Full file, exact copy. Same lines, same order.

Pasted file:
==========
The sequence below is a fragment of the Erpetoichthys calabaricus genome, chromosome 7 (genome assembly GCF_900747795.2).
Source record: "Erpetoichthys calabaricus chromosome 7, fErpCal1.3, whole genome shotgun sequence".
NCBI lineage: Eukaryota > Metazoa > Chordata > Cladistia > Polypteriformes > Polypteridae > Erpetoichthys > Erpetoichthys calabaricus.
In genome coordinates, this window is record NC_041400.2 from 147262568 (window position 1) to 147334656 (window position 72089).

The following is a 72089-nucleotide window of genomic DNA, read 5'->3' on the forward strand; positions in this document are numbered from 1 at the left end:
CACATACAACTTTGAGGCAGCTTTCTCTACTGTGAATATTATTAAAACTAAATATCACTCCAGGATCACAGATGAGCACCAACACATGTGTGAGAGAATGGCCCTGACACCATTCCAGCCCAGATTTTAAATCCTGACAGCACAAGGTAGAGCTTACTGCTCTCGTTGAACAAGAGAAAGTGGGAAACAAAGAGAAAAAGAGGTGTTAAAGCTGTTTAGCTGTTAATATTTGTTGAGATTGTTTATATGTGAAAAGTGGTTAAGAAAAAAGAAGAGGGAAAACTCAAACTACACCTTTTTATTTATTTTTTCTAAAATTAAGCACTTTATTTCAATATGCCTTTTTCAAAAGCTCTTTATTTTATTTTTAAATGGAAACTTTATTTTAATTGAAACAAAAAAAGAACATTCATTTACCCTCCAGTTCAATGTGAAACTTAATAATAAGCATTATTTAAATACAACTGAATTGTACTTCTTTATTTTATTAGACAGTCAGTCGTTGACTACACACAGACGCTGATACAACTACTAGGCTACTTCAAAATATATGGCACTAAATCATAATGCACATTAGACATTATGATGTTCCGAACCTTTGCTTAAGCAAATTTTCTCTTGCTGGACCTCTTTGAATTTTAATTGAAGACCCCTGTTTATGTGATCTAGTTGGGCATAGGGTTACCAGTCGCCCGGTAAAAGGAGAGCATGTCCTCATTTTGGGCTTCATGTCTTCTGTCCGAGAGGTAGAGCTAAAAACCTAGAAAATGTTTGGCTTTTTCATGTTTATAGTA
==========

The sequence below is a fragment of the Erpetoichthys calabaricus genome, chromosome 7 (genome assembly GCF_900747795.2).
Source record: "Erpetoichthys calabaricus chromosome 7, fErpCal1.3, whole genome shotgun sequence".
NCBI lineage: Eukaryota > Metazoa > Chordata > Cladistia > Polypteriformes > Polypteridae > Erpetoichthys > Erpetoichthys calabaricus.
In genome coordinates, this window is record NC_041400.2 from 147262568 (window position 1) to 147334656 (window position 72089).

The following is a 72089-nucleotide window of genomic DNA, read 5'->3' on the forward strand; positions in this document are numbered from 1 at the left end:
CACATACAACTTTGAGGCAGCTTTCTCTACTGTGAATATTATTAAAACTAAATATCACTCCAGGATCACAGATGAGCACCAACACATGTGTGAGAGAATGGCCCTGACACCATTCCAGCCCAGATTTTAAATCCTGACAGCACAAGGTAGAGCTTACTGCTCTCGTTGAACAAGAGAAAGTGGGAAACAAAGAGAAAAAGAGGTGTTAAAGCTGTTTAGCTGTTAATATTTGTTGAGATTGTTTATATGTGAAAAGTGGTTAAGAAAAAAGAAGAGGGAAAACTCAAACTACACCTTTTTATTTATTTTTTCTAAAATTAAGCACTTTATTTCAATATGCCTTTTTCAAAAGCTCTTTATTTTATTTTTAAATGGAAACTTTATTTTAATTGAAACAAAAAAAGAACATTCATTTACCCTCCAGTTCAATGTGAAACTTAATAATAAGCATTATTTAAATACAACTGAATTGTACTTCTTTATTTTATTAGACAGTCAGTCGTTGACTACACACAGACGCTGATACAACTACTAGGCTACTTCAAAATATATGGCACTAAATCATAATGCACATTAGACATTATGATGTTCCGAACCTTTGCTTAAGCAAATTTTCTCTTGCTGGACCTCTTTGAATTTTAATTGAAGACCCCTGTTTATGTGATCTAGTTGGGCATAGGGTTACCAGTCGCCCGGTAAAAGGAGAGCATGTCCTCATTTTGGGCTTCATGTCTTCTGTCCGAGAGGTAGAGCTAAAAACCTAGAAAATGTTTGGCTTTTTCATGTTTATAGTA